Industry Profile: Ritch Esra
By Larry LeBlanc (CelebrityAccess MediaWire)
This week In the Hot Seat with Larry LeBlanc: Ritch Esra, co-publisher, The Music Business Registry.
Since 1992, Ritch Esra and Stephen Trumbull have been publishing The Music Business Registry, starting with The A&R Registry.
Their comprehensive industry directories have expanded to include: The Publisher Registry, The Music Business Attorney Registry, The Record Producer Directory, The Film and Television Music Guide, and The Management Registry (available online only).
The directories, primarily in PDF and online versions, provide current contact information on the A&R, music, publishing, legal, management, and film/TV music communities.
Each directory describes how to reach industry contacts by regular mail, email (including web sites), telephone, and by fax. Also provided are the title, street address, the name of contact’s assistant, and the style of music that each executive deals with.
The A&R Registry, updated, and reprinted every eight weeks, covers the scene in Los Angeles, New York, Nashville, London, Chicago, Atlanta, Vancouver, and Toronto.
The Publisher Registry, updated every six months, lists all of the creative departments at music publishing companies.
The Film & Television Music Guide covers personnel responsible for the placement of music into film and television; including over 200 music supervisors, as well as listings of all of the film studio and TV network music departments, video game companies, music placement companies, as well as all of the music licensing personnel at record labels and music publishing companies. In addition, it lists music editors, film and television composers, and score mixers.
The Music Attorney, Legal & Business Affairs Registry, updated annually, lists attorneys specializing in the music industry as well as business and legal affairs executives at the record labels, publishing companies, as well as music departments of film studios and television networks.
Esra began his career in the music industry in 1980 as a promotion coordinator for A&M Records in Los Angeles.
From 1981-1987, Esra was director of West Coast A&R for Arista Records. He signed Mara Getz, and the Thompson Twins. He also worked with Whitney Houston, Dionne Warwick, Barry Manilow, Aretha Franklin, Melissa Manchester, Tanya Tucker, Jennifer Warnes, Jermaine Jackson, and Air Supply. As well, he coordinated tracks for the “Ghostbusters” and "Perfect" soundtracks.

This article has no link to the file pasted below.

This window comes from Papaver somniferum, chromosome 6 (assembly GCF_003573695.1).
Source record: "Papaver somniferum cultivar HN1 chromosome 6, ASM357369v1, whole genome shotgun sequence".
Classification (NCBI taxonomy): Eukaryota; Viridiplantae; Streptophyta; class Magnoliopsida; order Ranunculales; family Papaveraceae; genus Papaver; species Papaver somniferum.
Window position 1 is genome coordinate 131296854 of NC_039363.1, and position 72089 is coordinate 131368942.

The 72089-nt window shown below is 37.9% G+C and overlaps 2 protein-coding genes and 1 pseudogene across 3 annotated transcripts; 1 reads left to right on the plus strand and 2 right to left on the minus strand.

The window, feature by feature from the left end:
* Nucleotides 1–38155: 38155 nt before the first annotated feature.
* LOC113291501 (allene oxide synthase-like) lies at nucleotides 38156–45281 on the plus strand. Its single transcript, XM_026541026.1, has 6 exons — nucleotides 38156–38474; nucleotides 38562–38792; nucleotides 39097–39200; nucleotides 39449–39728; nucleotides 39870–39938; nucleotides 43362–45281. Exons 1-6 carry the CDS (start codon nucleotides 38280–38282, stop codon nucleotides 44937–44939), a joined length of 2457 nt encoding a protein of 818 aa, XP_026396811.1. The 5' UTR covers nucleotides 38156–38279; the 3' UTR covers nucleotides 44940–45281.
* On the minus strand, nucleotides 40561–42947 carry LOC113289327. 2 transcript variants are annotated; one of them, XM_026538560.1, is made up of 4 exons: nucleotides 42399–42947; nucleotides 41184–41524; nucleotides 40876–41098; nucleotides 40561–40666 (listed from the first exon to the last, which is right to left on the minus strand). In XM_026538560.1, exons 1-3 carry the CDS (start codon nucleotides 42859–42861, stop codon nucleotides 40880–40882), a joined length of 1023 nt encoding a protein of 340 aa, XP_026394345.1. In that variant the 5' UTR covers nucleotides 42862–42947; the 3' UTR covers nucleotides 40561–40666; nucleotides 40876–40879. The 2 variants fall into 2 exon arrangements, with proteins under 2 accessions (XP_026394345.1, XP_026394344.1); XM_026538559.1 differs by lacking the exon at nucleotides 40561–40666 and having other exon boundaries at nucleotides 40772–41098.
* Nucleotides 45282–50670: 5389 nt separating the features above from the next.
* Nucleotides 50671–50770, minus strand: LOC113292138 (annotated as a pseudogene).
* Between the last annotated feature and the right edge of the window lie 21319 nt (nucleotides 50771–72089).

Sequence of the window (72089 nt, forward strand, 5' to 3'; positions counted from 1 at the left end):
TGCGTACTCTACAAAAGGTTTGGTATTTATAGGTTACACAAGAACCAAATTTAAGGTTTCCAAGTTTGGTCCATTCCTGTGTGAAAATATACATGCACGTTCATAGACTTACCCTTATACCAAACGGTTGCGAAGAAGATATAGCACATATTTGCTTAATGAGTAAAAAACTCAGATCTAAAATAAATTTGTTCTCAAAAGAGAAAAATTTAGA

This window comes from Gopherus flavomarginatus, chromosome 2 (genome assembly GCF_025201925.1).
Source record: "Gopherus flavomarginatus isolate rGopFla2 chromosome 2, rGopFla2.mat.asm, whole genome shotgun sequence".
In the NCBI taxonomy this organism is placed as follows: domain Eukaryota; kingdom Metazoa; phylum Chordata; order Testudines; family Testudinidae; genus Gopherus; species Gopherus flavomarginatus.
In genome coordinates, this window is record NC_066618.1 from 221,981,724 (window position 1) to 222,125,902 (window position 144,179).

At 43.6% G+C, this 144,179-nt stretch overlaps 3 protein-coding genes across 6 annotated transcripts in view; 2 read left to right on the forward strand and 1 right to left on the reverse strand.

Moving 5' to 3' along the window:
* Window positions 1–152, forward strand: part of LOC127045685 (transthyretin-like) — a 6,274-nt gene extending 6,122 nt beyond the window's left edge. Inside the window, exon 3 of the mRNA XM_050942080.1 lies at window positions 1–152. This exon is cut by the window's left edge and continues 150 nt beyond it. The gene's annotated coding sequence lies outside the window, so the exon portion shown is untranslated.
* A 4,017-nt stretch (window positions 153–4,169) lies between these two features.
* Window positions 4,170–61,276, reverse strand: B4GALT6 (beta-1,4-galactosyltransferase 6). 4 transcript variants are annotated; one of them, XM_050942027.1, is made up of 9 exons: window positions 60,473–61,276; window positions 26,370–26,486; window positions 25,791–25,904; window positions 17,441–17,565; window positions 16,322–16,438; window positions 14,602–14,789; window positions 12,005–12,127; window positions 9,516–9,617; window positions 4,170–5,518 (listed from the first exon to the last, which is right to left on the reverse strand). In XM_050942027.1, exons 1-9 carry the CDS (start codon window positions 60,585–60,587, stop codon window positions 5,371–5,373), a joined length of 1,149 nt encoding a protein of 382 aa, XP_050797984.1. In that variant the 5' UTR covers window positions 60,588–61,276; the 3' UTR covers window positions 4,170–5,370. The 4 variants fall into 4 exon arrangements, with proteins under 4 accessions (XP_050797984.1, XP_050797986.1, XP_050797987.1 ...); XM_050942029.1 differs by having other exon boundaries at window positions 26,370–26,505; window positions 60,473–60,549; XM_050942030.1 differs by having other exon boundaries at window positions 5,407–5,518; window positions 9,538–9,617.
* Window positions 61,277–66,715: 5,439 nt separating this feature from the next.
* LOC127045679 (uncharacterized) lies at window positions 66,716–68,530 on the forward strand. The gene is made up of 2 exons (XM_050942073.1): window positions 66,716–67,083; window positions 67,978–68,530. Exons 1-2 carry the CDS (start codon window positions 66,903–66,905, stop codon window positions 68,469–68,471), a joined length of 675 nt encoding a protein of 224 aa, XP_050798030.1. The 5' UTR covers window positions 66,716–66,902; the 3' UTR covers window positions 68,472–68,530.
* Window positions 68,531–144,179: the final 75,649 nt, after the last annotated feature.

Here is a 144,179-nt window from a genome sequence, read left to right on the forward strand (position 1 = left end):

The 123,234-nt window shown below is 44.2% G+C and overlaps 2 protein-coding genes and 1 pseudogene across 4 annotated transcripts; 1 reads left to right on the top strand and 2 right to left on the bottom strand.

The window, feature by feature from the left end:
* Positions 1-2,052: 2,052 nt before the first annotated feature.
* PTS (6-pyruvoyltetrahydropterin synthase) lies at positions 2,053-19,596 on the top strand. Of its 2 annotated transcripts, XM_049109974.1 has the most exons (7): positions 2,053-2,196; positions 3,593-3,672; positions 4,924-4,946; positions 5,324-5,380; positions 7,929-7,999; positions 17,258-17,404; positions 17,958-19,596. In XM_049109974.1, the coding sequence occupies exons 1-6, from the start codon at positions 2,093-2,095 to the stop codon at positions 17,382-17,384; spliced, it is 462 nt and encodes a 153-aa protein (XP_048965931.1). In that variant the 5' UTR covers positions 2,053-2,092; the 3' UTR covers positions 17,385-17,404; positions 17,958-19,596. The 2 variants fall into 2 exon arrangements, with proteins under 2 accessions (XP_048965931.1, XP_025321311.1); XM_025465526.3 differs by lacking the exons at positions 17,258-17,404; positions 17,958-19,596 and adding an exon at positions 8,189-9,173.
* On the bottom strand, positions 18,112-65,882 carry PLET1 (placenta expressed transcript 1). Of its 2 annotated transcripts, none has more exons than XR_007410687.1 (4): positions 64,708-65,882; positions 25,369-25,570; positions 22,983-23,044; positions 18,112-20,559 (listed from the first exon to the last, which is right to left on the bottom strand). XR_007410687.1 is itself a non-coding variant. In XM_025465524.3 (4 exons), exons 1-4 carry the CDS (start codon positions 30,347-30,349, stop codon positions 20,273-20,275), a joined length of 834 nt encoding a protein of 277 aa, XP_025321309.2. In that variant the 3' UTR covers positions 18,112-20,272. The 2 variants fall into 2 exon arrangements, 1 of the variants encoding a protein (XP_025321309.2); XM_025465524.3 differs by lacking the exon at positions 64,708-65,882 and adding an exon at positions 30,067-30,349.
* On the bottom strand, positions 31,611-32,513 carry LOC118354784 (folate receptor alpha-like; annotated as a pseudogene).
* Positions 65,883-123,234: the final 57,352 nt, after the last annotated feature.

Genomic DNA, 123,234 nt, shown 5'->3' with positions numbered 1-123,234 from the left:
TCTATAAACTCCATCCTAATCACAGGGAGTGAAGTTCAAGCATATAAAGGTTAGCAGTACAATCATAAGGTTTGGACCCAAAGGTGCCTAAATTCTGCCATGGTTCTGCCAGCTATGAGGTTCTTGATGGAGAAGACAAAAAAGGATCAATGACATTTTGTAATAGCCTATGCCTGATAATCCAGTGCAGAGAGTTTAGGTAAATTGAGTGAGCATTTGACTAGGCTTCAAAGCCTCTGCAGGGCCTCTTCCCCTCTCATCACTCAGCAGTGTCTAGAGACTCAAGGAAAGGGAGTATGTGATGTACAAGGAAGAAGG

From 1988-1991, Esra worked on numerous independent projects. He was an instructor at the Trebas Institute of Recording Arts in Los Angeles. As well, he taught music courses at UCLA Extension, and the University of Southern California.
Esra also produced the ground-breaking educational video "How to Get a Record Deal” which featured producers Phil Ramone, and Jeff Baxter as well as such artists as Mark Knopfler, Phil Collins, Jody Watley, Karla Bonoff, Michael Bolton, Fleetwood Mac, Chick Corea, Kenny Loggins, and Los Lobos.
For decades, being A&R head was the most powerful position in the music business; with numerous A&R executives regarded as almost mythical figures.
Responsible for discovering and signing upcoming acts for labels; they supervised song arrangements, recording (including the selection of producers, and songs), mixing, mastering, album artwork, marketing, promotion, and merchandising.
Discovering new talent is far easier these days with increased avenues available for new music, including via the Internet, satellite radio, and college radio.
However, Esra acknowledges that the art of A&R has greatly diminished in recent years.
He notes that the major labels have been hiring fewer A&R executives because the volume of acts being signed has decreased; and, more importantly, the types of acts being signed has dramatically narrowed.
Meanwhile, the A&R personnel turnover continues to be brutal.
As a result, the music industry is littered with former A&R powerhouses now acting as consultants, producers or managers. Others have moved into fields unrelated to entertainment.
The changes in the music industry after 2000 were…
With job losses and…
And major labels shutting down like Elektra, Arista, MCA, V2, and so on.
I once wrote that if your only job skill set is carrying records to a radio station, you should get another job.
Oh, my God, yes.
Also, if your job at a record company is having good ears, that may not be enough to stay in the business. A lot of those A&R executives let go never got jobs in music again.
That fact is far more pronounced in the last year or two than it ever was before. There are no companies today for these people to get jobs in.
Few A&R executives, however, have been creative forces in the league of John Hammond, Lenny Waronker or John Carter. Many were middleman. They may have been creative--but not necessarily in the studio.
No they weren’t. I think that there are different types of A&R people. One of the people that I always thought was so phenomenal in the job was John Kalodner. Most people have their focus; but Kalodner could work with an Asia or an Aerosmith and really understand what was needed for them as a rock band.
At the same time, he could also revive the career--song-wise, A&R-wise and studio-wise--of a Cher. And he could do both very well, and very successfully. Not that many people have that kind of breadth in A&R.
[From his signature white suit and John Lennon glasses to his unique "John Kalodner : John Kalodner" album label credits, John David Kalodner practically defined A&R in the ‘80s, and early ‘90s.
Rocker Jon Bon Jovi credits Kalodner for convincing Vancouver-based producer Bruce Fairbairn to take a chance on his band, as well as discovering “Always” sitting on a shelf in his basement.